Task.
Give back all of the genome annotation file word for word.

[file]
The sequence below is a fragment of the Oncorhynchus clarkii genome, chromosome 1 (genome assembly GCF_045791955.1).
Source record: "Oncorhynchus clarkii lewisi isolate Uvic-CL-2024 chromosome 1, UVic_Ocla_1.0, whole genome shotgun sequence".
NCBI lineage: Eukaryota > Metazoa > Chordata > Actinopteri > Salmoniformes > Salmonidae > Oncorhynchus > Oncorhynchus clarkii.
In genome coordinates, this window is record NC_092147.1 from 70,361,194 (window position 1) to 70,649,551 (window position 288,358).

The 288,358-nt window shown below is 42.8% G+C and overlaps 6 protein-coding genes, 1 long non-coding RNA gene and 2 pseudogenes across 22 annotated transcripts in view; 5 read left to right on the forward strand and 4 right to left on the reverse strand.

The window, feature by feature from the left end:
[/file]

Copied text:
The sequence below is a fragment of the Oncorhynchus clarkii genome, chromosome 1 (genome assembly GCF_045791955.1).
Source record: "Oncorhynchus clarkii lewisi isolate Uvic-CL-2024 chromosome 1, UVic_Ocla_1.0, whole genome shotgun sequence".
NCBI lineage: Eukaryota > Metazoa > Chordata > Actinopteri > Salmoniformes > Salmonidae > Oncorhynchus > Oncorhynchus clarkii.
In genome coordinates, this window is record NC_092147.1 from 70,361,194 (window position 1) to 70,649,551 (window position 288,358).

The 288,358-nt window shown below is 42.8% G+C and overlaps 6 protein-coding genes, 1 long non-coding RNA gene and 2 pseudogenes across 22 annotated transcripts in view; 5 read left to right on the forward strand and 4 right to left on the reverse strand.

The window, feature by feature from the left end: